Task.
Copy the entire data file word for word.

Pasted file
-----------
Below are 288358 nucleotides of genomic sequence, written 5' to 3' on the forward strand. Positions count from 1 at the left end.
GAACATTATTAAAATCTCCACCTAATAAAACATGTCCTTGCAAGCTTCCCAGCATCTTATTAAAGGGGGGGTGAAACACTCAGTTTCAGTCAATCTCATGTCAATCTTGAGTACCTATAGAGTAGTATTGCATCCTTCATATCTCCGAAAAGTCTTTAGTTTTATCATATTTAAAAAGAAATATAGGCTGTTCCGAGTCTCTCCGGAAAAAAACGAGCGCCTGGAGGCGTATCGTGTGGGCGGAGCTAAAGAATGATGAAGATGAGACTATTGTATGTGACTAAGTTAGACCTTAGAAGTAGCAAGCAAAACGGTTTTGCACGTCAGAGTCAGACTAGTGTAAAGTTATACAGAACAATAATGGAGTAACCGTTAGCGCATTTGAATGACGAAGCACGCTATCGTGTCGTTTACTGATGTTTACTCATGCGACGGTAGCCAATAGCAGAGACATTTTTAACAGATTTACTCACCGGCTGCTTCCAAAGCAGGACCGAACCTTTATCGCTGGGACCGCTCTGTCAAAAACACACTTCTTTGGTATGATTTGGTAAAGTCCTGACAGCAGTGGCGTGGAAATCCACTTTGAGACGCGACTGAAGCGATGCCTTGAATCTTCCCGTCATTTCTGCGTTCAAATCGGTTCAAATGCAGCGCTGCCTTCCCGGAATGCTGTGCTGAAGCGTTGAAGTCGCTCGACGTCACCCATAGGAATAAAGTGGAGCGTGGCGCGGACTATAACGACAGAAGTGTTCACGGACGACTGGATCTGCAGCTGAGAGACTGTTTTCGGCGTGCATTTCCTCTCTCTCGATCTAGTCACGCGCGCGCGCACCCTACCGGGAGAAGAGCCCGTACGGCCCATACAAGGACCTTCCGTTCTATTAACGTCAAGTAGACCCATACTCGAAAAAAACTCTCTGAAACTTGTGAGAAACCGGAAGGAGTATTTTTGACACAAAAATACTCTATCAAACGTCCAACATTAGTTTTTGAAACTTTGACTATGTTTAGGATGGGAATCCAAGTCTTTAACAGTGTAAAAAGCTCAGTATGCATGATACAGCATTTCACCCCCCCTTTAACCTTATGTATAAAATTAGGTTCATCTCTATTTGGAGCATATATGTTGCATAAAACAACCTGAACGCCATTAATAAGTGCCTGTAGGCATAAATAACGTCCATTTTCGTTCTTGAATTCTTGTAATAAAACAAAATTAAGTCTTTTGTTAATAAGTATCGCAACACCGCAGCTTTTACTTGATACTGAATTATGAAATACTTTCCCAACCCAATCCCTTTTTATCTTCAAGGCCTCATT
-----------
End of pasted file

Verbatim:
Below are 288358 nucleotides of genomic sequence, written 5' to 3' on the forward strand. Positions count from 1 at the left end.
GAACATTATTAAAATCTCCACCTAATAAAACATGTCCTTGCAAGCTTCCCAGCATCTTATTAAAGGGGGGGTGAAACACTCAGTTTCAGTCAATCTCATGTCAATCTTGAGTACCTATAGAGTAGTATTGCATCCTTCATATCTCCGAAAAGTCTTTAGTTTTATCATATTTAAAAAGAAATATAGGCTGTTCCGAGTCTCTCCGGAAAAAAACGAGCGCCTGGAGGCGTATCGTGTGGGCGGAGCTAAAGAATGATGAAGATGAGACTATTGTATGTGACTAAGTTAGACCTTAGAAGTAGCAAGCAAAACGGTTTTGCACGTCAGAGTCAGACTAGTGTAAAGTTATACAGAACAATAATGGAGTAACCGTTAGCGCATTTGAATGACGAAGCACGCTATCGTGTCGTTTACTGATGTTTACTCATGCGACGGTAGCCAATAGCAGAGACATTTTTAACAGATTTACTCACCGGCTGCTTCCAAAGCAGGACCGAACCTTTATCGCTGGGACCGCTCTGTCAAAAACACACTTCTTTGGTATGATTTGGTAAAGTCCTGACAGCAGTGGCGTGGAAATCCACTTTGAGACGCGACTGAAGCGATGCCTTGAATCTTCCCGTCATTTCTGCGTTCAAATCGGTTCAAATGCAGCGCTGCCTTCCCGGAATGCTGTGCTGAAGCGTTGAAGTCGCTCGACGTCACCCATAGGAATAAAGTGGAGCGTGGCGCGGACTATAACGACAGAAGTGTTCACGGACGACTGGATCTGCAGCTGAGAGACTGTTTTCGGCGTGCATTTCCTCTCTCTCGATCTAGTCACGCGCGCGCGCACCCTACCGGGAGAAGAGCCCGTACGGCCCATACAAGGACCTTCCGTTCTATTAACGTCAAGTAGACCCATACTCGAAAAAAACTCTCTGAAACTTGTGAGAAACCGGAAGGAGTATTTTTGACACAAAAATACTCTATCAAACGTCCAACATTAGTTTTTGAAACTTTGACTATGTTTAGGATGGGAATCCAAGTCTTTAACAGTGTAAAAAGCTCAGTATGCATGATACAGCATTTCACCCCCCCTTTAACCTTATGTATAAAATTAGGTTCATCTCTATTTGGAGCATATATGTTGCATAAAACAACCTGAACGCCATTAATAAGTGCCTGTAGGCATAAATAACGTCCATTTTCGTTCTTGAATTCTTGTAATAAAACAAAATTAAGTCTTTTGTTAATAAGTATCGCAACACCGCAGCTTTTACTTGATACTGAATTATGAAATACTTTCCCAACCCAATCCCTTTTTATCTTCAAGGCCTCATT